The pollinating power of the humble honeybee is worth millions of dollars to the New Zealand agricultural sector – but we are at risk of losing it.
Bees are having a hard time of it these days; varroa mite, pesticides and a lack of plant diversity are all contributing to the decline of the bee populations crucial for pollinating crops. Now a new study from New Zealand researchers has put a dollar value on just how this much bee decline could cost our farmers.
A number of studies have estimated the value that pollinators provide farmers, but few are based on experimental data from the field. Aiming to get an accurate take on the true value of honeybee pollinators, a team of Kiwi scientists put in the hard yards and conducted a real life experiment.
Over several weeks the researchers used fine mesh nets to control the amount access bees had to plots of bok choy, a plant chosen because of its similarities to other important New Zealand crops.
The results of the study, just published in the journal PeerJ, show that the loss of pollination services from honeybees substantially decreases the yield of plants, with some varieties losing almost two thirds of their seed production.
Bad news for bok choi farmers, but what does this mean for the rest of New Zealand’s crops?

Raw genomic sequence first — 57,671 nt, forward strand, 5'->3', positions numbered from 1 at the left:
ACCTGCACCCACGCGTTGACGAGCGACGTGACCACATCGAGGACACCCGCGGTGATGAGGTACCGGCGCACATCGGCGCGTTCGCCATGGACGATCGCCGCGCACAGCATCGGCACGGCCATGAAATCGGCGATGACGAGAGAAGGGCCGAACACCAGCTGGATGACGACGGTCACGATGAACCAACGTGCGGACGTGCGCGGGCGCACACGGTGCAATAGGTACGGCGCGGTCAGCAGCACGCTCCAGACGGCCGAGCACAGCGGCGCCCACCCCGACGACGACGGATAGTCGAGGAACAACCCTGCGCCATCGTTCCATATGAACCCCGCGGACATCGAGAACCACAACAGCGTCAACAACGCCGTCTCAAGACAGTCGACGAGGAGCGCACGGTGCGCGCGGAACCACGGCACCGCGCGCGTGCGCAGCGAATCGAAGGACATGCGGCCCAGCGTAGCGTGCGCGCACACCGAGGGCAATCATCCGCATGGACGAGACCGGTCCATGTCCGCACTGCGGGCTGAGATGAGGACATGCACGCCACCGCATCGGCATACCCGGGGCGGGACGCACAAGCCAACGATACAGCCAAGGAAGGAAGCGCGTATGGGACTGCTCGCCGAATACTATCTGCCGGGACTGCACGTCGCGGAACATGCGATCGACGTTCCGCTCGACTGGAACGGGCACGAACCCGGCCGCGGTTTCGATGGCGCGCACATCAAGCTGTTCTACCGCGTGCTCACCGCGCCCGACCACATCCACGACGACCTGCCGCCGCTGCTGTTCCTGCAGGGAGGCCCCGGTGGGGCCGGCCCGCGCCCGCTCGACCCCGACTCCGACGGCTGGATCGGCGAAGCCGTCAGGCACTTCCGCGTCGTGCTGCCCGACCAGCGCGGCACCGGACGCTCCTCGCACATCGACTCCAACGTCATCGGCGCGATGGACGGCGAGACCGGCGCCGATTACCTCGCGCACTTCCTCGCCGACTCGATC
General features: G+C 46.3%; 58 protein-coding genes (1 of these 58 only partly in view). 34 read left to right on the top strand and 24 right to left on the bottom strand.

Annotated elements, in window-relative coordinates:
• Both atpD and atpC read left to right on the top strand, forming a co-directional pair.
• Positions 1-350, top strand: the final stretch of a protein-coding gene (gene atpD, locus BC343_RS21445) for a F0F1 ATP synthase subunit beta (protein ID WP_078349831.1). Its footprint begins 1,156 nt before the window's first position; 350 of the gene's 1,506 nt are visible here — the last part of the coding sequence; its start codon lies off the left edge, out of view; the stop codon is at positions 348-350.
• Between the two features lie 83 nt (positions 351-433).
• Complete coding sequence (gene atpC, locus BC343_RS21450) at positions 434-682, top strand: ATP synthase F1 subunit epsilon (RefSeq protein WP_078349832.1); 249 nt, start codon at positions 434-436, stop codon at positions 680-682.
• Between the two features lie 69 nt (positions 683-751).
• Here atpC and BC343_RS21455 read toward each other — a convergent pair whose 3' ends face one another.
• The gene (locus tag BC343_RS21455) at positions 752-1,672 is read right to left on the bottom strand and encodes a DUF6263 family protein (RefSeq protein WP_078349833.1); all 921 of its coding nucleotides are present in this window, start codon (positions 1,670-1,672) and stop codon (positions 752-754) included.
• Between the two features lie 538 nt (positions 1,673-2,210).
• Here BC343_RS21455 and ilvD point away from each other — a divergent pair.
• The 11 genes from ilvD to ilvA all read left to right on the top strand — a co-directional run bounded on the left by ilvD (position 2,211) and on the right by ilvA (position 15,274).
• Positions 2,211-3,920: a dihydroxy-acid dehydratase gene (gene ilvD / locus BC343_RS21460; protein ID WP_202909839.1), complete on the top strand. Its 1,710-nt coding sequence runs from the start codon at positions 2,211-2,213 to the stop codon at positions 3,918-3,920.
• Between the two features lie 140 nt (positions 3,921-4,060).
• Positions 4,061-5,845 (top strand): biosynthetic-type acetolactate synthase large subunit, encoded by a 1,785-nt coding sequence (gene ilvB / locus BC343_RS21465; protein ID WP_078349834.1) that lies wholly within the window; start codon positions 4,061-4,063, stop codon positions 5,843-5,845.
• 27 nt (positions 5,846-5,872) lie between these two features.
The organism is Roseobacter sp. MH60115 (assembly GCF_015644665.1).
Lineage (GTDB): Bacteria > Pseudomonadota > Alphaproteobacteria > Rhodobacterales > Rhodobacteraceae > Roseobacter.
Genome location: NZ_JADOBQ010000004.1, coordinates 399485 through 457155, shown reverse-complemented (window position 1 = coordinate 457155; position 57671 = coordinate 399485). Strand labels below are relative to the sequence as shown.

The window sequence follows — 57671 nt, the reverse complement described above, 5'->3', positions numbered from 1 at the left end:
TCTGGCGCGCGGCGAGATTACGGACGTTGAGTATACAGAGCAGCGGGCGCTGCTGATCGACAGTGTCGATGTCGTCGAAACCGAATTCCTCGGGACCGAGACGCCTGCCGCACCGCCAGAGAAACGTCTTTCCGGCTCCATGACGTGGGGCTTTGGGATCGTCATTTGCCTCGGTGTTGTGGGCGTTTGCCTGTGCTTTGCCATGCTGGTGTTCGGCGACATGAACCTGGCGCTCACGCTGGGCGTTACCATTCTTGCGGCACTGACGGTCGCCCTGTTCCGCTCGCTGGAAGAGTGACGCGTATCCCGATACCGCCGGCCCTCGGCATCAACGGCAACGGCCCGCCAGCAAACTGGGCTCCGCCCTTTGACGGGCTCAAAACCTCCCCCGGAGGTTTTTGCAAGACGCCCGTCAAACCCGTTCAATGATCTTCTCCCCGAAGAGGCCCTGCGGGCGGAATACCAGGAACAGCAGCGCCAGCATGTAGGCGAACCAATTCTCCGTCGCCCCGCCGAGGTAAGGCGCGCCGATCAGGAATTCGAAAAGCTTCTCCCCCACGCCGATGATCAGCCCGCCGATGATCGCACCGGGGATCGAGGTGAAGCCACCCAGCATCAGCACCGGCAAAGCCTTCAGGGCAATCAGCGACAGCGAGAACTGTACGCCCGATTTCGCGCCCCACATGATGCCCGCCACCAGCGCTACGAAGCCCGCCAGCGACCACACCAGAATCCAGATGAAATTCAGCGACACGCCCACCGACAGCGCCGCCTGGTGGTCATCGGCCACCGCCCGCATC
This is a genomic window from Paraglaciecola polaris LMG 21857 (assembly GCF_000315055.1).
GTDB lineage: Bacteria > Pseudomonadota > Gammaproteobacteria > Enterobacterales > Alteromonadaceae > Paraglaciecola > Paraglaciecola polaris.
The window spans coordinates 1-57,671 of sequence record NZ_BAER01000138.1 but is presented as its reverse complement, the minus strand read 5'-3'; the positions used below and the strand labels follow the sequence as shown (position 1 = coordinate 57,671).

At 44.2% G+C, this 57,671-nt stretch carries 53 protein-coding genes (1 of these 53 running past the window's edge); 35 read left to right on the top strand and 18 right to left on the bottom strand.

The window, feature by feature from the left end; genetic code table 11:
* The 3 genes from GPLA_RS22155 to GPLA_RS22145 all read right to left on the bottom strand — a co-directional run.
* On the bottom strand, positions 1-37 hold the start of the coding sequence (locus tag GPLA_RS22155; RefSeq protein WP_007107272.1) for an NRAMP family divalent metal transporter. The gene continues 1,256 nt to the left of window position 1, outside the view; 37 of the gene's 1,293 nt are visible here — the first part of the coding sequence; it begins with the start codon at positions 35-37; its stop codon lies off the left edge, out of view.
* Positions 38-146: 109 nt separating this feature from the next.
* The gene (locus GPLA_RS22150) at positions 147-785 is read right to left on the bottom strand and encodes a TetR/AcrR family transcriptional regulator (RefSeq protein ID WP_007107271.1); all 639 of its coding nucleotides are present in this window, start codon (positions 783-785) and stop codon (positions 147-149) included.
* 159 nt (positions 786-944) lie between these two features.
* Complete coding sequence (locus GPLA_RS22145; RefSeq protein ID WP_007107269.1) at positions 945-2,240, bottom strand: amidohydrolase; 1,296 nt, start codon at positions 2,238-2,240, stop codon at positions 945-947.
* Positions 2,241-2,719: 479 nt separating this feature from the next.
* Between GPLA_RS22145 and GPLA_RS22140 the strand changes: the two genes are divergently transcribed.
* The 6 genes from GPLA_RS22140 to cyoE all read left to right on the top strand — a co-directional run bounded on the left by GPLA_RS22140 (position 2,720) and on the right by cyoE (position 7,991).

Counting the cost of honeybee decline
“We know the decline in bee populations is going to have a major impact on our economy, but we wanted to measure the impact,” explains co-author Professor Stephen Wratten of the Bio-Protection Research Centre in a media release.
The researchers used the data gleaned from their experiments to calculate what the total economic cost of honeybee decline would be for 18 of New Zealand’s main crops including kiwifruit, apples and clover.
They don’t sugar coat the bottom line in the PeerJ article, writing:
“The economic loss to New Zealand agriculture could be in the range of NZD $295–728 million per year depending on the extent of future changes in pollination provided by honeybees”
“A 25% or greater loss in pollination rates is a likely scenario in areas where pollinator numbers have been steadily decreasing. This work shows that such decrease could have a major economic impact on the agricultural industry in New Zealand.”
Speaking to NewsHub, Prof Wratten was concerned that consumers won’t notice until it hits them in the pocket:
“I think they’ll understand it more clearly when the price of apples in supermarkets goes up 50 percent – or oranges or mandarins or satsumas or peaches or apricots or cherries. That’s when it hits home, really.”
So what’s the solution?
A ‘recipe’ for success
A key factor in preventing pollinator decline is ensuring there is a diversity of plants to maintain healthy insect populations. Professor Wratten says the answers are out there but farmers need help putting it into practice.
“There is a lot of scientific knowledge accumulating but this has to be turned into ‘recipes’ for end users like farmers to understand and implement.
“The big challenge is to have a recipe that works. Give farmers the right seeds to plant. Make sure the bees get what they need. It’s not about planting pretty flowers. It’s the science that counts.
“The best way to deliver this is through what we might call ‘farmer teachers’ – farmers who understand and use the recipe, who will get out into the paddock and be listened to by other farmers.”
Featured image: Wikimedia /